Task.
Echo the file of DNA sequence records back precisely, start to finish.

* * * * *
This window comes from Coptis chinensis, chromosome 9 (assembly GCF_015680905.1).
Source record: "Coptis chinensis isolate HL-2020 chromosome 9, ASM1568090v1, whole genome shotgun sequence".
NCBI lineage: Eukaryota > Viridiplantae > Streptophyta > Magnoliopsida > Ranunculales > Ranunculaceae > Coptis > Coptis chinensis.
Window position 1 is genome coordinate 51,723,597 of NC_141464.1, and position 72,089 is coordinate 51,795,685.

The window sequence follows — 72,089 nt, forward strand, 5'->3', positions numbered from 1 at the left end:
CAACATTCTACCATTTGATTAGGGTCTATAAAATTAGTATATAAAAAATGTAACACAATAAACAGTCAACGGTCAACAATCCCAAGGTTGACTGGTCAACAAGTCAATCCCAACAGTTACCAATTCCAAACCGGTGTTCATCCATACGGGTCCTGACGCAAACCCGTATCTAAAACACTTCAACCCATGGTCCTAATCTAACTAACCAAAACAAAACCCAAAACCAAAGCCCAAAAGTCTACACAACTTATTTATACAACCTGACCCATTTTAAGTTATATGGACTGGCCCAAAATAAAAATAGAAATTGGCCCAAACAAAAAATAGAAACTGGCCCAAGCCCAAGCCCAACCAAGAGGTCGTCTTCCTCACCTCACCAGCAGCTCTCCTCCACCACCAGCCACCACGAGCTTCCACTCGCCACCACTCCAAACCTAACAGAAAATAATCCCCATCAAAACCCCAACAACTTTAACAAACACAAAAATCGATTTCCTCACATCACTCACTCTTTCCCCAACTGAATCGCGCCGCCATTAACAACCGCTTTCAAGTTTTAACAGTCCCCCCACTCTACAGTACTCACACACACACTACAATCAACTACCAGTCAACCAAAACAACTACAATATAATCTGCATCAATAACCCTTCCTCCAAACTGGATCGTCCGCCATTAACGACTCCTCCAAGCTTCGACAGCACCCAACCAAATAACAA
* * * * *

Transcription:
This window comes from Coptis chinensis, chromosome 9 (assembly GCF_015680905.1).
Source record: "Coptis chinensis isolate HL-2020 chromosome 9, ASM1568090v1, whole genome shotgun sequence".
NCBI lineage: Eukaryota > Viridiplantae > Streptophyta > Magnoliopsida > Ranunculales > Ranunculaceae > Coptis > Coptis chinensis.
Window position 1 is genome coordinate 51,723,597 of NC_141464.1, and position 72,089 is coordinate 51,795,685.

The window sequence follows — 72,089 nt, forward strand, 5'->3', positions numbered from 1 at the left end:
CAACATTCTACCATTTGATTAGGGTCTATAAAATTAGTATATAAAAAATGTAACACAATAAACAGTCAACGGTCAACAATCCCAAGGTTGACTGGTCAACAAGTCAATCCCAACAGTTACCAATTCCAAACCGGTGTTCATCCATACGGGTCCTGACGCAAACCCGTATCTAAAACACTTCAACCCATGGTCCTAATCTAACTAACCAAAACAAAACCCAAAACCAAAGCCCAAAAGTCTACACAACTTATTTATACAACCTGACCCATTTTAAGTTATATGGACTGGCCCAAAATAAAAATAGAAATTGGCCCAAACAAAAAATAGAAACTGGCCCAAGCCCAAGCCCAACCAAGAGGTCGTCTTCCTCACCTCACCAGCAGCTCTCCTCCACCACCAGCCACCACGAGCTTCCACTCGCCACCACTCCAAACCTAACAGAAAATAATCCCCATCAAAACCCCAACAACTTTAACAAACACAAAAATCGATTTCCTCACATCACTCACTCTTTCCCCAACTGAATCGCGCCGCCATTAACAACCGCTTTCAAGTTTTAACAGTCCCCCCACTCTACAGTACTCACACACACACTACAATCAACTACCAGTCAACCAAAACAACTACAATATAATCTGCATCAATAACCCTTCCTCCAAACTGGATCGTCCGCCATTAACGACTCCTCCAAGCTTCGACAGCACCCAACCAAATAACAA